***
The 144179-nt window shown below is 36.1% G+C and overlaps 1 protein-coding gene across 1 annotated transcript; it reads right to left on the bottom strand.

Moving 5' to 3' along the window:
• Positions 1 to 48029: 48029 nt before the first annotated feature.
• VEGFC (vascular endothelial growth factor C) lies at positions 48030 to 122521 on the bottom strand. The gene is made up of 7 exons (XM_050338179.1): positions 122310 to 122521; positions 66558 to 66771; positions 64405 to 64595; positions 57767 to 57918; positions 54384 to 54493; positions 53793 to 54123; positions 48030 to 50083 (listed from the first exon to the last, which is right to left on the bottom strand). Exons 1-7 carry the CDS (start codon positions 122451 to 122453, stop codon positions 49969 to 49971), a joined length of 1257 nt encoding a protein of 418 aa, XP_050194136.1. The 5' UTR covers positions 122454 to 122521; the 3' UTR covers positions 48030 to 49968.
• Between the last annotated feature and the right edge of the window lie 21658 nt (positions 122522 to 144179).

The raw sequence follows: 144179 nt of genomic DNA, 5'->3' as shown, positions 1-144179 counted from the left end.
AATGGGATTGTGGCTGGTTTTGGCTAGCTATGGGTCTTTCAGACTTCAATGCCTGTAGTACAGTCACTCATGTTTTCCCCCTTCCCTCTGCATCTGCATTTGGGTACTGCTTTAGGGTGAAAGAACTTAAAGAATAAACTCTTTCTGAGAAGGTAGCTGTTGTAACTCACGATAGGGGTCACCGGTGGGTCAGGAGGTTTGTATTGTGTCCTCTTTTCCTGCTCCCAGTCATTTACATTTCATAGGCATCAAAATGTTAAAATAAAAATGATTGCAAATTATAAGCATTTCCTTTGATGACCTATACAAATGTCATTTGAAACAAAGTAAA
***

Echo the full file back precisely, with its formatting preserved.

The 144179-nt window shown below is 36.1% G+C and overlaps 1 protein-coding gene across 1 annotated transcript; it reads right to left on the bottom strand.

Moving 5' to 3' along the window:
• Positions 1 to 48029: 48029 nt before the first annotated feature.
• VEGFC (vascular endothelial growth factor C) lies at positions 48030 to 122521 on the bottom strand. The gene is made up of 7 exons (XM_050338179.1): positions 122310 to 122521; positions 66558 to 66771; positions 64405 to 64595; positions 57767 to 57918; positions 54384 to 54493; positions 53793 to 54123; positions 48030 to 50083 (listed from the first exon to the last, which is right to left on the bottom strand). Exons 1-7 carry the CDS (start codon positions 122451 to 122453, stop codon positions 49969 to 49971), a joined length of 1257 nt encoding a protein of 418 aa, XP_050194136.1. The 5' UTR covers positions 122454 to 122521; the 3' UTR covers positions 48030 to 49968.
• Between the last annotated feature and the right edge of the window lie 21658 nt (positions 122522 to 144179).

The raw sequence follows: 144179 nt of genomic DNA, 5'->3' as shown, positions 1-144179 counted from the left end.
AATGGGATTGTGGCTGGTTTTGGCTAGCTATGGGTCTTTCAGACTTCAATGCCTGTAGTACAGTCACTCATGTTTTCCCCCTTCCCTCTGCATCTGCATTTGGGTACTGCTTTAGGGTGAAAGAACTTAAAGAATAAACTCTTTCTGAGAAGGTAGCTGTTGTAACTCACGATAGGGGTCACCGGTGGGTCAGGAGGTTTGTATTGTGTCCTCTTTTCCTGCTCCCAGTCATTTACATTTCATAGGCATCAAAATGTTAAAATAAAAATGATTGCAAATTATAAGCATTTCCTTTGATGACCTATACAAATGTCATTTGAAACAAAGTAAA